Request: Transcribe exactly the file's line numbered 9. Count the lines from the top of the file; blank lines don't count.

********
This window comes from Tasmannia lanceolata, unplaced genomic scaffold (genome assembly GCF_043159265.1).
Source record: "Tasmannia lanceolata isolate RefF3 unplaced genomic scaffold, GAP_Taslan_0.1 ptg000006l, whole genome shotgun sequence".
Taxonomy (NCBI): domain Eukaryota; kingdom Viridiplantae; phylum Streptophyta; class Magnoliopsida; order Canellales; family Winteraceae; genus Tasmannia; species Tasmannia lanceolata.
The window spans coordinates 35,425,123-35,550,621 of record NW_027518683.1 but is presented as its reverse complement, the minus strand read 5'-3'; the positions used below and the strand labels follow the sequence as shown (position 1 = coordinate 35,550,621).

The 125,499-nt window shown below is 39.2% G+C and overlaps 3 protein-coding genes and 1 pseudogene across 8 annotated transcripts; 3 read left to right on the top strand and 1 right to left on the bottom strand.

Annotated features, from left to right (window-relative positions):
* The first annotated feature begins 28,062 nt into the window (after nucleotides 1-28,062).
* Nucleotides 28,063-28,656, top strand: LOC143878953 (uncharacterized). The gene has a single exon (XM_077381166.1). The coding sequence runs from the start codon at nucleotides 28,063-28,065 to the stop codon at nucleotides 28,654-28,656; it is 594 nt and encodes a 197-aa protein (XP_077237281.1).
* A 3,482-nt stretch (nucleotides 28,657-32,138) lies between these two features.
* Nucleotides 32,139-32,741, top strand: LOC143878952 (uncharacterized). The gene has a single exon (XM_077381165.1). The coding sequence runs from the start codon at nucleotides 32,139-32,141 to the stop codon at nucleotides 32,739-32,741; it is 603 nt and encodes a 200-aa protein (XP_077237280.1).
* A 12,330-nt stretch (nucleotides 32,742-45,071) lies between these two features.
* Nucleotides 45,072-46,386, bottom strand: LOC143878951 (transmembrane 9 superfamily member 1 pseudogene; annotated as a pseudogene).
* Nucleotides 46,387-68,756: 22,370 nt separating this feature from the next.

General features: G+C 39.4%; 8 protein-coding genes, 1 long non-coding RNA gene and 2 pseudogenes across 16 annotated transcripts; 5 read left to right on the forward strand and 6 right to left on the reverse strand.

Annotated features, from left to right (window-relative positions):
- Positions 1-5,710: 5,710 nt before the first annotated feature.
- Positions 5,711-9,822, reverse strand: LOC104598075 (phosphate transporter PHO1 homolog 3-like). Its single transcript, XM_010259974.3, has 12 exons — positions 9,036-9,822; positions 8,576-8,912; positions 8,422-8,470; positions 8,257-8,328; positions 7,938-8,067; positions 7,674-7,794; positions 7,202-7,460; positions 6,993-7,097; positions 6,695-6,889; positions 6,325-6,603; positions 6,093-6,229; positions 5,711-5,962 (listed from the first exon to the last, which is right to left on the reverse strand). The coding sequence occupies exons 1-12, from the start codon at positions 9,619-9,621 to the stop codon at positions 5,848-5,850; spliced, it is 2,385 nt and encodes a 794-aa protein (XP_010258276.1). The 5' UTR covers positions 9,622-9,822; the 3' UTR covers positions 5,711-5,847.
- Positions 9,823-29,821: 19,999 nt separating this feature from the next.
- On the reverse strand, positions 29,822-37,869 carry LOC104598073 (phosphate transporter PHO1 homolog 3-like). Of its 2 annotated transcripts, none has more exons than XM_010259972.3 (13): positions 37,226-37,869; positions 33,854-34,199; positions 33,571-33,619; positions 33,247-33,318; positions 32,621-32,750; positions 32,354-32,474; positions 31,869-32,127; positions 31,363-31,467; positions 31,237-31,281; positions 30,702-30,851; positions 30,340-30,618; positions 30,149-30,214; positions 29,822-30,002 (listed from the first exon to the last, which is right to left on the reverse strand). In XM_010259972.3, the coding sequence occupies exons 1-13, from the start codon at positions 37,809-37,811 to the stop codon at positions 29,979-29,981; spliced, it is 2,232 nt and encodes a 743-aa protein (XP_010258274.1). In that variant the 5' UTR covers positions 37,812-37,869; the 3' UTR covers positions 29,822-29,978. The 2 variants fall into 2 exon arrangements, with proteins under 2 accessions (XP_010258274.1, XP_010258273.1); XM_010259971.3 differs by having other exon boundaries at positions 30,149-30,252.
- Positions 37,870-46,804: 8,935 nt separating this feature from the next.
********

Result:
* A 3,482-nt stretch (nucleotides 28,657-32,138) lies between these two features.